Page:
Monday, 14 November 2016

Health a seven year saga

For at least seven years now I've been having problems with my lower abdomen. This was initially diagnosed as a hyatus hernia and I was put on a drug called Omeprozole.

The drug reduces the production of stomach acid & generally iliminates all symptoms(apart from a constant tightness in that region of the body)

More than once a year though it can flare up, sometimes the cause is clear such as being crammed into a tight space such as a crowded car seat or a theatre seat with little leg room. These flare ups can be very uncomfortable involving constant muscle cramps the worst one lasted for seventeen days. Not just discomfort but also very energy sapping often so bad it requires time off work.

It's taken me years to encounter a GP willing to push me up the diagnostic ladder but earlier this year during one of these attacks(GP prefers the term episodes) I had an on the day appointment at my GP and finally made progress.

Since then I've had two stool tests, both of these showed a raised level of a protein so I was referred up initially for an ultrasound scan, this revealed nothing. After that I had a CT scan which is similar to having an X Ray and also revealed nothing unusual.

Most recently I've had a colonoscopy, for this the hospital sends you four sachets of what I've nick named “Special Stuff” You mix up an initial batch of this the night before the procedure and once you've started drinking it about 90 minutes later(in my case) You start needing the toilet and output nothing but liquid for the next six hours when your body finally settles down enough for you to sleep, this isn't exactly a pleasant process as you barely have a moment to relax.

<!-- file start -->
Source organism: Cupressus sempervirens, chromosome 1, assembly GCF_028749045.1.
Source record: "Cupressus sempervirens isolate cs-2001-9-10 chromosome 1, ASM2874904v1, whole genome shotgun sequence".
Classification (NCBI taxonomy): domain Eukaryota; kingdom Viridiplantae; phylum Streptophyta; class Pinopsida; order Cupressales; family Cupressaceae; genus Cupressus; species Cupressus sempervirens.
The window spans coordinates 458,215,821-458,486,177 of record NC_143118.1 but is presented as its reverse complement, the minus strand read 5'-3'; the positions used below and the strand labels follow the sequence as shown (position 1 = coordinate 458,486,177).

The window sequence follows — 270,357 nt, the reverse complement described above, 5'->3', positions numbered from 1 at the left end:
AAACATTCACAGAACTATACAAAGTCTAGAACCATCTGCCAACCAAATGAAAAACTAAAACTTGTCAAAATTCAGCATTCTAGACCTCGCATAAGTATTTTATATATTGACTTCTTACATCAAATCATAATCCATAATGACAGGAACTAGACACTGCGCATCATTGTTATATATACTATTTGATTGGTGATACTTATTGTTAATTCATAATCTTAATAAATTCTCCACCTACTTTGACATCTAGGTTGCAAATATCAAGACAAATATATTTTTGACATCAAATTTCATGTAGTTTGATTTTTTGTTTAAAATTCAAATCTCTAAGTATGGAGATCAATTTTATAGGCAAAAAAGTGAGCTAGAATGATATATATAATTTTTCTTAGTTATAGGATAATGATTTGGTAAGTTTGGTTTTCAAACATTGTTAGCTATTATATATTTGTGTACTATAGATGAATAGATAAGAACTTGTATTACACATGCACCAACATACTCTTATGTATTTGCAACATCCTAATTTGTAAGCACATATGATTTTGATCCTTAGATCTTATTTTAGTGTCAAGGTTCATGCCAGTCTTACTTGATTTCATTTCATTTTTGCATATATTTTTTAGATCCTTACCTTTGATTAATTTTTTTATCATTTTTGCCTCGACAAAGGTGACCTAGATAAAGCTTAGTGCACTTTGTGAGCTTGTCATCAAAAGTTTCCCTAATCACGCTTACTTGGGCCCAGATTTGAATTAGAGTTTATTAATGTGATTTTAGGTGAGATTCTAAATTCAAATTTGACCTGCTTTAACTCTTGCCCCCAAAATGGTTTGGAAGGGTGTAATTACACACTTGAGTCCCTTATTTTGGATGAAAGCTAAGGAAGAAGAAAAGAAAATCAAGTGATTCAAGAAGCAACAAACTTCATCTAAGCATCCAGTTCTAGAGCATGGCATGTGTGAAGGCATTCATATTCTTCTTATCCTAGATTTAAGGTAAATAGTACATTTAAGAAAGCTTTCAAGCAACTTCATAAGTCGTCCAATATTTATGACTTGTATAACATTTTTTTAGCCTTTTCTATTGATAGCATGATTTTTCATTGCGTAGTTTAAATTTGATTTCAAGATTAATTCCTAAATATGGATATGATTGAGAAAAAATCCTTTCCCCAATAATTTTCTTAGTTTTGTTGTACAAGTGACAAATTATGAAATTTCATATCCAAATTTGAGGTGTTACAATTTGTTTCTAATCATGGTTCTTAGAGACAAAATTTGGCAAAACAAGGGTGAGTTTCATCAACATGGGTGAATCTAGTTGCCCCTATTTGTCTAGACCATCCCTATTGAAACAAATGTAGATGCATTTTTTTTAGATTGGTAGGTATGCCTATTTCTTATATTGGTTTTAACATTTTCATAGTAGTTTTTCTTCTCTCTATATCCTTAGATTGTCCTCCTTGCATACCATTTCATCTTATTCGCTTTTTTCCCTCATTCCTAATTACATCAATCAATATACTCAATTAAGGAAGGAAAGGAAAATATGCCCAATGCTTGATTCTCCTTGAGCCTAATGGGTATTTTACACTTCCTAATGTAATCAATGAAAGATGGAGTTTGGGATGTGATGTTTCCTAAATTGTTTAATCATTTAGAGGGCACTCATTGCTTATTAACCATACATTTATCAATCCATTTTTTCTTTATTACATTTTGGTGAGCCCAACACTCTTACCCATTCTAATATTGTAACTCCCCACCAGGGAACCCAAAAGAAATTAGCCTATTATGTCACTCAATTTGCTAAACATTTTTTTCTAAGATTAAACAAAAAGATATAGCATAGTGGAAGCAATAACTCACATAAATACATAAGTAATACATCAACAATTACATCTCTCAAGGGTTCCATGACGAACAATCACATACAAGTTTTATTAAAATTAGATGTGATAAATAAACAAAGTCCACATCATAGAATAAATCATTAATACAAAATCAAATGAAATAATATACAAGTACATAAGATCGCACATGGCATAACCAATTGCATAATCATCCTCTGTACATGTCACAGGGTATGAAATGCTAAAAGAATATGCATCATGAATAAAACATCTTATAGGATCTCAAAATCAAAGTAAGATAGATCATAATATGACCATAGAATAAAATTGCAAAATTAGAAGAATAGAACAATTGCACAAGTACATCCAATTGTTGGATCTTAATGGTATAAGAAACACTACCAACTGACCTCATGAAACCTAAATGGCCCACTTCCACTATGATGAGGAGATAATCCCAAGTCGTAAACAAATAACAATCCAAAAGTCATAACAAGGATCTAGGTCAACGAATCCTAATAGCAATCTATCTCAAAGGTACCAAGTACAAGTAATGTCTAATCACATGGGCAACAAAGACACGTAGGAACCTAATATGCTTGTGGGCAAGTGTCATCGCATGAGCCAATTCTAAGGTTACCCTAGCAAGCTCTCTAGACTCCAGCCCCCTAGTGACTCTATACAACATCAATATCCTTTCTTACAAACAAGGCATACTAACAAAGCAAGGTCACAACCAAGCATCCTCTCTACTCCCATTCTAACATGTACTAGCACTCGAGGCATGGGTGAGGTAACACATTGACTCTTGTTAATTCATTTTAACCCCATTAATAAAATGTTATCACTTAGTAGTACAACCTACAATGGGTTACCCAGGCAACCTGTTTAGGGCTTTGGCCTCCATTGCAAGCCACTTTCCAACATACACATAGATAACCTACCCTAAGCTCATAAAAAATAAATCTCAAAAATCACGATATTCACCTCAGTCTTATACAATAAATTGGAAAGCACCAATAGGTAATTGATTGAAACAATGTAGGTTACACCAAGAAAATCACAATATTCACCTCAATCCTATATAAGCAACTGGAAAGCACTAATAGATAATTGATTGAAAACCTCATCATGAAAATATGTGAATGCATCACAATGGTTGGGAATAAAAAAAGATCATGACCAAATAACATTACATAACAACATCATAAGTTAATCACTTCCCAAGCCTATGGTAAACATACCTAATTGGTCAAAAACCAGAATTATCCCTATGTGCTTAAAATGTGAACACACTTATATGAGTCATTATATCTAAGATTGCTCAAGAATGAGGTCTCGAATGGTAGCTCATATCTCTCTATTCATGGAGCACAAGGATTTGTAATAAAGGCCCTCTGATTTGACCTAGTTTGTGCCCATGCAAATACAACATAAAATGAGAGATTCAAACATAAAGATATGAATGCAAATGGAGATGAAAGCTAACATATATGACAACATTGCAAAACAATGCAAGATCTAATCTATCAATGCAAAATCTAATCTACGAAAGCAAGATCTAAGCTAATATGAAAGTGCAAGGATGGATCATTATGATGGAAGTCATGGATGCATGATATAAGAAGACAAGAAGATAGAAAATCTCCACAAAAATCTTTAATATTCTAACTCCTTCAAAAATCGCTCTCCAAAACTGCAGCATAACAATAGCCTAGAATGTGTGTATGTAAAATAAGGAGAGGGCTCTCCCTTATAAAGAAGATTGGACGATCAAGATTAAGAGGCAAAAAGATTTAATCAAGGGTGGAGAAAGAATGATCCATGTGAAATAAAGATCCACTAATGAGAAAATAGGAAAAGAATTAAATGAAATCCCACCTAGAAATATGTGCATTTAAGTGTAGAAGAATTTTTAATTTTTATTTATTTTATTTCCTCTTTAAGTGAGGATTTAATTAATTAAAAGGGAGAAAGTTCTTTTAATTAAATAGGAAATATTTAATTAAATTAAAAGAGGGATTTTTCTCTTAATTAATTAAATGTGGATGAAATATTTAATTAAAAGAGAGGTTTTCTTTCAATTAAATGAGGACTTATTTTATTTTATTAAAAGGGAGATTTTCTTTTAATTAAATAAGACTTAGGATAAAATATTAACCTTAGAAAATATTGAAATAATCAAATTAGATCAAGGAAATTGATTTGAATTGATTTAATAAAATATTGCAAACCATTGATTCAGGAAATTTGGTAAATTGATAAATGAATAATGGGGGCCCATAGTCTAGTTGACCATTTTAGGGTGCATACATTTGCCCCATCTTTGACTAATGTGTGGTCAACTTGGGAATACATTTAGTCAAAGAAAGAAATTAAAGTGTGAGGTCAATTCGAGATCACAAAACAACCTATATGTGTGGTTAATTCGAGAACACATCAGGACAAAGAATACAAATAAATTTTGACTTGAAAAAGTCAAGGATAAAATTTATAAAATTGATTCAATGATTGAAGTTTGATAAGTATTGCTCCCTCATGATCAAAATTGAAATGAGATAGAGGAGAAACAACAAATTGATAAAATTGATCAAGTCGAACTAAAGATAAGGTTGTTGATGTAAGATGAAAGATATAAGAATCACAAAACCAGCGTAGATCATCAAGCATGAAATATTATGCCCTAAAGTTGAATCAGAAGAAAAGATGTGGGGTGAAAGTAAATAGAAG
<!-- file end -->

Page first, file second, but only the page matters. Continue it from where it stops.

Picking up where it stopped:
The next morning at 6am you have to start taking a second batch of “Special Stuff” it's a slow process consuming this as it's mixed up in a litre of water. Again you need the toilet so regularly that I stayed in my pjs till lunch time.

The treatment centre at Addenbrookes is a surprisingly modern building tucked away at the back of the site, thankfully only a short walk from the nearby car park,once we’d got there, there was the usual mixture of form filling and waiting(they were running 20 minutes late) My name was then called and a very friendly nurse explained the procedure and gave me the option of a sedative(she even listed all the drugs involved) or no sedative. I chose the sedative option. I was then shown to a changing room where you have to don a hospital gown and take a seat for(surprise surprise) more waiting.

Then my name was called again and you have to lie down on this table whilst first the procedure is explained and then they give you the sedative. This appeared to consist of four separate injections via a canula. They'd told me this wasn't a general anaesthetic but after a brief period of light headedness, the next thing I knew I was being wheeled into the recovery room. Apparently two hours had gone by but I wouldn't know as I'd slept through it all. They told me they'd found nothing to worry about during the procedure. So after getting dressed again I was allowed to head home.

At this point I was rather glad I'd put a small box of Pringles in my coat pocket as I was finally allowed to eat again.

So now the waiting resumes hopefully my consultant has other tests up his sleeve because if anything is certain it's that there's definitely still something wrong with me.

No comments:

Post a Comment